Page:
OverMaster is an Italian act designed to perform a guitar driven brand of forceful power metal inspired by all the greats like Judas Priest's Painkiller, early Vicious Rumors or German acts like Grave Digger. To this they add a mildly symphonic element in keyboard player Alexandros, but much of his contribution to Madness of War comes in the form of a subtler background touch, and in fact this is welcome, as it gives the guitars the breadth they need to rock your face off. Pino Sicari, the native six-stringer here, ensures that they do just that, with a tireless array of mute picking storms and melodic escalation.
But the true surprise here is the vocal presence of Gus Gabarrò (once of White Skull), who has this unnerving decay to his voice which reminds me a lot of Japanese power metal singers (Anthem, Loudness, etc) and their broken English. He is able to compensate for a lack of huge range with a heavy load of pent up emotion, and yet he's still got the melodies in him to rise the occasion whenever the album spins towards a big chorus (as in "Revolution World"). With a solid rhythm section in check that includes bassist Dimitri Oldani of Edge of Forever and drummer Carlos Cantatore (who recently got a live gig with Canada's Annihilator), OverMaster earns positive marks for crafting a solid, if not ambitious debut.
Again, it's hard driving power metal, in particular the verses of tracks like "Jungle of Madness", "Children of the Sand" and "Spartan Warriors" which all feel modern and bonecrushing, like the guitars used on the Halford solo albums: simple and effective, with a great tone and plenty of squeal and flair when necessary. The chorus parts do often feel a little too predictable, safely nestled among the edgier rhythm guitars, and the band does lack the ability to really drive a melody home into your head, but on the whole, I found the material engaging enough to throw some horns and shake my neck. Favorites would be the thundering "Marble King" with its thick cascade of taut, punching classical infused guitar, and the total Priest fisting of "Battle Prayer". The ballad "Nameless Hero" is also quite good, as it very carefully tempers its acoustic guitars and slight, proggy snipes of synthesizer with power chords and emotionally resonant vocals.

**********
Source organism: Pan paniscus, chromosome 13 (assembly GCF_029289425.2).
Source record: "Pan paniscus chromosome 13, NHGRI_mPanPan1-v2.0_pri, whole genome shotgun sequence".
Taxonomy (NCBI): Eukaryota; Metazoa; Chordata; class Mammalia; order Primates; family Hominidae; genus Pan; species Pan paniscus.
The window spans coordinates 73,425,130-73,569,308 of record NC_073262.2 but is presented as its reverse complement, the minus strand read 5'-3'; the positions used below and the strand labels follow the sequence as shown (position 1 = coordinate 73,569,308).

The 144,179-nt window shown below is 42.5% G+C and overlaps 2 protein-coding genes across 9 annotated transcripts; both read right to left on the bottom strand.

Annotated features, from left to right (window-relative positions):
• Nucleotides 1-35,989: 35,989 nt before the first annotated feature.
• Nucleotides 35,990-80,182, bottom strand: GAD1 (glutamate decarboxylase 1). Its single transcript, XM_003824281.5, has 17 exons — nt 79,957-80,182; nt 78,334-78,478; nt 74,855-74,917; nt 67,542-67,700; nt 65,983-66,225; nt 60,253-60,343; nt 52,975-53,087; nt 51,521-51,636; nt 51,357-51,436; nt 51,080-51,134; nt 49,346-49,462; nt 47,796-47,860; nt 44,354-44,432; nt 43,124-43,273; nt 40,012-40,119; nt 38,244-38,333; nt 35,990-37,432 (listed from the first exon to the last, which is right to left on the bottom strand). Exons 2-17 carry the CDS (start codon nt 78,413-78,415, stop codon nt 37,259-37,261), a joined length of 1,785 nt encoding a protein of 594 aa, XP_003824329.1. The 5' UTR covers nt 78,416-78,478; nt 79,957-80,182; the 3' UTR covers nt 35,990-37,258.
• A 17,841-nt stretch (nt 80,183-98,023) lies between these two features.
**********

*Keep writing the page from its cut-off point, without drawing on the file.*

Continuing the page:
Alongside countrymen Burning Black, OverMaster seem to represent an honest new shift in Italian power metal which abandons the symphonic excess of Rhapsody, Dark Moor and the tragic Skylark (whom Cantatore also once drummed for). Guitars to the fore, songs of quality, and great vocalists who perform slightly left of center than Fabio Lione or Rob Tyrant yet develop an even more endearing quality. Given that I'm a pretty large fan of Anthem, Vicious Rumors, Halford, Judas Priest, U.D.O. and Accept, I found Madness of War difficult to resist, especially when it succeeds at balancing the hard edge of these bands with the grace of the Euro-power anthem.
Verdict: Win [7.75/10]